Saturday, January 16, 2021

Building bridges through dance

Reading Time: 2 minutes

The annual Dance Mela in Melbourne celebrates our diversity, writes MEGHALA BHAT

World Dance Day on 29 April was marked by a Dance Mela held at Renaissance Theatre, Kew. The event was organised by Art of Vinyasa Bharatanatyam and Yoga Centre Melbourne.
This festival is conducted annually with an aim to celebrate the diversity of the multicultural Melbourne through the medium of dance. The evening’s programme included dance from local schools, and national and international artistes of repute who also educated and enthralled the audience.
Dance Mela.Indian Link
The evening began with a Bharatanatyam performance by Premita Ramesh, a young student of engineering from India, who showed up to celebrate her passion for dance, despite being in the midst of her final exams. Her performance was very promising and she displayed all the characters of a confident young budding artist.
The Irish Dance by Christine Ayres School of Dancing led by Conor Ayres was one of the most anticipated dances of the evening, which did not fail to impress. The reputable school of Melbourne showcased the hard and soft shoe tap dancing and a couple of contemporary choreographies.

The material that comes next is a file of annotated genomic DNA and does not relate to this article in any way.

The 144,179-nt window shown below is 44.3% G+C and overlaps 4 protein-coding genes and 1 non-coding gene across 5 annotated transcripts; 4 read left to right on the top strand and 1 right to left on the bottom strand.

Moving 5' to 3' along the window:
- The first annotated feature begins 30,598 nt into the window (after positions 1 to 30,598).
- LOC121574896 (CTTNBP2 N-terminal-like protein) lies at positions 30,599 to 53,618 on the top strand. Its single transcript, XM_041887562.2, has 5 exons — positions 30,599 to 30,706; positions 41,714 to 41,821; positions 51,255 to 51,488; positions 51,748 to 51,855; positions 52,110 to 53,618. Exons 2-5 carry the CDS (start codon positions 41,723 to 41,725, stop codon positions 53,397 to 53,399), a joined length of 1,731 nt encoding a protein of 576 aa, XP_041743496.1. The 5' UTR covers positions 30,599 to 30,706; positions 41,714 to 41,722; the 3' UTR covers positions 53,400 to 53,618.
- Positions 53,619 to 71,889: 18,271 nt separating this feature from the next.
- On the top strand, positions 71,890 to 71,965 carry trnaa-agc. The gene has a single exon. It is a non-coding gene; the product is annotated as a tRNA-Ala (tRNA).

Dance Mela.Indian Link
Bindu Rajendren from Brisbane showcased yet another Classical Dance style from India, Mohiniattam. Her Guru, Smt Tara Rajkumar OAM, gave a brief introduction to this style of dancing. Bindu’s presentation was filled with graceful movements and lucid abhinaya, highlighting the nuances of her artform.
This was followed by ballet, performed by close to 30 kids from the Kew School of Dance. The group consisted of kids as young as 6, all joining in the celebration of dance under the able leadership of their teacher Alice Hobden, who provided an insight into the history of ballet.
Dance Mela.Indian Link
The piece de resistance and grand finale for the evening was the special Bharatanatyam performance by Dr Vasundhara Doraswamy, a danseuse par excellence and a venerated Guru from India. Her performance kept the audience spell bound as it emphasized on the aspect of “Satvikabhinaya” that demarcates any classical Indian dance from other dance forms around the Globe.
Dance Mela was truly a festival that brought various dance schools and communities together to celebrate the joy an art form like dance can bring into lives.

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